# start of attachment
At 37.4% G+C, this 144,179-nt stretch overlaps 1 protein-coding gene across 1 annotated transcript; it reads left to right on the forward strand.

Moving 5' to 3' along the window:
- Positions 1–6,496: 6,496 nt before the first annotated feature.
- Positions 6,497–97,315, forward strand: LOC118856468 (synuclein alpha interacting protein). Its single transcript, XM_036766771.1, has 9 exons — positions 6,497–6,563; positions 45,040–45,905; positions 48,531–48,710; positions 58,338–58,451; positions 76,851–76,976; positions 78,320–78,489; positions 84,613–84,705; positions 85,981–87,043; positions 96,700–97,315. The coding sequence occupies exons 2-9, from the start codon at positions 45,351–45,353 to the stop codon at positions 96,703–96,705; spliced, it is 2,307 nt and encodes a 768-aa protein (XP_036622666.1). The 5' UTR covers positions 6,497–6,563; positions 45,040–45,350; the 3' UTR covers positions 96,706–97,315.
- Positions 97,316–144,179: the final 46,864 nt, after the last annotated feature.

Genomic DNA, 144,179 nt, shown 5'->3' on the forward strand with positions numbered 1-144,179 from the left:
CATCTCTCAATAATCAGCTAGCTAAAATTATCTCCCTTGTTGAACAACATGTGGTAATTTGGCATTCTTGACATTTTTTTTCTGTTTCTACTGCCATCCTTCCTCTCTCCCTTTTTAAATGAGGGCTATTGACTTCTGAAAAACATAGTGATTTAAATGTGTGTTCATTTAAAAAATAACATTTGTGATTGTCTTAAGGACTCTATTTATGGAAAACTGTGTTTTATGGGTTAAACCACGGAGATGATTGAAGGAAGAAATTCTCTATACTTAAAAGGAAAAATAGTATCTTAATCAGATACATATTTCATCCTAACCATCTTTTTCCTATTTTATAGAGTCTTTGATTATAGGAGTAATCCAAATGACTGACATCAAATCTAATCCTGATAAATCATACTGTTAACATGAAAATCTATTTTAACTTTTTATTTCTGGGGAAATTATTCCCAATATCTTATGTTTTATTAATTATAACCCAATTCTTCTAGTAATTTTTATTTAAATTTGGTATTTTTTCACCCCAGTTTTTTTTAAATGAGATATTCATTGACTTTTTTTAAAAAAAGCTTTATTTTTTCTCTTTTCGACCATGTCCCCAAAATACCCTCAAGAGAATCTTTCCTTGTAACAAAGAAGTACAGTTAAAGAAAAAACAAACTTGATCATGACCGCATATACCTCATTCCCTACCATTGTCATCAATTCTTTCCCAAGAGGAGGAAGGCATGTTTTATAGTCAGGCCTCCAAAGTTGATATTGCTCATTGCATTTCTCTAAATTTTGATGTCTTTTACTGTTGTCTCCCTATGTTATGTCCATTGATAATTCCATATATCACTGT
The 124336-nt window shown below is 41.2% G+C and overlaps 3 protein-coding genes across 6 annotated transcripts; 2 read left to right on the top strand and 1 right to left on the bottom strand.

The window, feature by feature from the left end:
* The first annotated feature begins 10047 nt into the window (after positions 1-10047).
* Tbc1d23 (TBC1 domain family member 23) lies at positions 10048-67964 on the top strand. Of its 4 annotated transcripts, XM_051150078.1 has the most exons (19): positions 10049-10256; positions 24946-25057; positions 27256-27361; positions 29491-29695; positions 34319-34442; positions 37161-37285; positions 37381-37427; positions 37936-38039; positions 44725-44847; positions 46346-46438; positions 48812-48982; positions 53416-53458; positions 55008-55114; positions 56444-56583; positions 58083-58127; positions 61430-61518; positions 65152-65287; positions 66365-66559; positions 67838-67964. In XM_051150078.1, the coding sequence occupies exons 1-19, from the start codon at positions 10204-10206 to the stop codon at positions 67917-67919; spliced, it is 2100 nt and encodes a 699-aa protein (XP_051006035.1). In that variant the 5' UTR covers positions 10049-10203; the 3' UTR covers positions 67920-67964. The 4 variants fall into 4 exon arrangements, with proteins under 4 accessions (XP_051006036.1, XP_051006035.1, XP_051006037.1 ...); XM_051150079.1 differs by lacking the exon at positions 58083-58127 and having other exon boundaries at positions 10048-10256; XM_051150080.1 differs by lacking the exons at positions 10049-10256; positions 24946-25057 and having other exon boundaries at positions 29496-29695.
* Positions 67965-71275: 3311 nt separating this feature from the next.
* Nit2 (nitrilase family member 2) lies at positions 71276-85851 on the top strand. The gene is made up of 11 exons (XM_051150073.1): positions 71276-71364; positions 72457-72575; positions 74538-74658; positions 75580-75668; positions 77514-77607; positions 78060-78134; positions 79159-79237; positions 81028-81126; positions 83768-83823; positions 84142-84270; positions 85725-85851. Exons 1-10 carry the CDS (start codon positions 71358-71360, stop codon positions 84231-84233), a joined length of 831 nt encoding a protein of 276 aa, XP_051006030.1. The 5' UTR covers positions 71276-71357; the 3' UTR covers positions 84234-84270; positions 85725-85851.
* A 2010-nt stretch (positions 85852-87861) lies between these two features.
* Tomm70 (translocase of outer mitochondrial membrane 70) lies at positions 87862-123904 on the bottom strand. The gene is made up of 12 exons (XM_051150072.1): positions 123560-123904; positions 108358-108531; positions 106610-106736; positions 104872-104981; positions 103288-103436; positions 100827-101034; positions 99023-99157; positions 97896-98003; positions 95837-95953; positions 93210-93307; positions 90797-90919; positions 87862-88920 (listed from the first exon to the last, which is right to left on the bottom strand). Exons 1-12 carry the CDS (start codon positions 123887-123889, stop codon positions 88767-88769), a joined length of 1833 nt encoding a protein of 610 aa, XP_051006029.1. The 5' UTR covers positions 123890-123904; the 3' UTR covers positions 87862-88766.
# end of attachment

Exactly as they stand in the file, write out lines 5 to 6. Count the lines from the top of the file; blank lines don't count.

- Positions 97,316–144,179: the final 46,864 nt, after the last annotated feature.

Genomic DNA, 144,179 nt, shown 5'->3' on the forward strand with positions numbered 1-144,179 from the left: